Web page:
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5 Ways for Families to Play in the Bay of Fundy Tides

by Barbara Rogers

Aug 1, 2018

© Stillman Rogers

Listicles

The world’s highest tides rise and fall twice each day in the Bay of Fundy, off the coast of the Canadian province of New Brunswick. The difference between high and low tide water levels can be as much as 62 feet, and the force of all that water rushing in and out of the funnel-shaped bay created natural wonders that provide a playground for family adventures.

See a Waterfall Flow Backward

Get a sense of the bay’s magnitude and force at Reversing Falls in Saint John, where the water is compressed through a narrow gorge as it rushes in and out of the St John River. Sea level there is 12 feet below the river at low tide, but 12 feet above it at high tide. This difference forces water back up the river over a rock ridge that makes a waterfall that flows upstream. Twelve hours later, the river flows toward the sea and water drops over the ridge to make a falls in the opposite direction. The new Skywalk Saint John is a rooftop observation platform extending 25 feet beyond the edge of the cliff above the falls. Glass floor panels give a clear view of the falls and whirlpools 100 feet below, while videos and interactive exhibits explain the tides and the geology of the cliffs. For another view of the rushing river, go to nearby Fallsview Park, where you can learn more at the UNESCO-acclaimed Stonehammer Geopark.

Walk to an Island

For half the day, Ministers Island sits separate and aloof from the seaside resort town of St. Andrews. Then as the tide drops, a causeway emerges from the sea, and you can walk or drive to the island to see the mansion built by the man who built the nearby Algonquin Hotel. (That’s a good place for families to stay, with a large swimming pool and water slide).Walking across the causeway, kids are sure to notice the beautiful round beach stones, worn smooth by the constant motion of the powerful tides. Learn more about the bay through the kid-friendly interactive exhibits and aquarium at the nearby Huntsman Marine Science Center.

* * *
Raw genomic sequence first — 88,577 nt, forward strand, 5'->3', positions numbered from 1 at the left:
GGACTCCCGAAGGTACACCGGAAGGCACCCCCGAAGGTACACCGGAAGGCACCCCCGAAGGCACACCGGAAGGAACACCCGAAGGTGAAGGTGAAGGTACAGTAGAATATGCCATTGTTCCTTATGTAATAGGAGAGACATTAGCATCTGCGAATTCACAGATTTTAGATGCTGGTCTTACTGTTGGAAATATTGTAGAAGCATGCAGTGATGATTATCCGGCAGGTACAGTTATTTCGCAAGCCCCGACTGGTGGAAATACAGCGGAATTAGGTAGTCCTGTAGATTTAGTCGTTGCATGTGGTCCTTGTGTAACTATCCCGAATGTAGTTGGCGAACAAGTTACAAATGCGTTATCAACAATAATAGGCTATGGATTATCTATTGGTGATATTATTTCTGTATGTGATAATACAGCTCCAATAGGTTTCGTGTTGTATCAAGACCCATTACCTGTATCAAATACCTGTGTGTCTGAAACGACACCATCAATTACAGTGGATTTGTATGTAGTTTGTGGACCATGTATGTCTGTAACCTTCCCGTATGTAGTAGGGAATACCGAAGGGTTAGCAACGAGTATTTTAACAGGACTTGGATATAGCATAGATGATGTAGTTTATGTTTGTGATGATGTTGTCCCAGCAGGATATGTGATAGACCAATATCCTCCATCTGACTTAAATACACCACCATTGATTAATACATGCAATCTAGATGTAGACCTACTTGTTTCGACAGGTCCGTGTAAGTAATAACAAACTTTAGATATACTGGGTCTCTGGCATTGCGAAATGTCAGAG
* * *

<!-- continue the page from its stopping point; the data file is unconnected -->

Canada, New Brunswick, Hopewell Cape, Hopewell Rocks

Canada, New Brunswick, Hopewell Cape, Hopewell Rocks © Stillman Rogers

Watch Whales and Learn Why They Love the Fundy Tides

Twelve species of whales and other marine animals gather in the Bay of Fundy in the summer to feed on the fish and krill brought in by the Fundy tides. By August, see Minke, Finback, Humpback and even rare North Atlantic Right Whales, along with dolphins and porpoises. Choose from three styles of whale-watch cruise in St. Andrews. Little kids love the Jolly Breeze Tall Ship’s onboard activities, while older ones love the zodiac ride with Fundy Tide Runners and the onboard naturalists at Island Quest Marine Whale and Wildlife Cruises.

Watch the Tide Fill the “Chocolate River”

At low tide, the rich brown mud of the Petitcodiac estuary in Moncton looks like a wide bed of melted chocolate. Then, the narrow channel fills so suddenly with the force of the rising tide the water arrives in a three-foot-high wall. To see this twice-a-day phenomenon, check the clock at Tidal Bore Park on Main Street, and be there a few minutes early for a seat in the riverside viewing stand. Within an hour the empty riverbed will be filled with more than 20 feet of water. The Residence Inn, just up Main Street, has generously sized suites for families.

Walk on the Ocean Floor, Then Kayak Over It

Hopewell Rocks seem like two different places, depending on the tides. When it’s low, giant eroded cliffs and free-standing rock pillars topped by trees tower over a beach and you can walk on the ocean floor beneath them. Park rangers can answer questions about these sculptured giants and how they continue to form as the tides wear away the softer cliffs around them. Return at high tide to join a kayak tour with Baymount Outdoor Adventures, and paddle among the stones, then tree-crowned islands.

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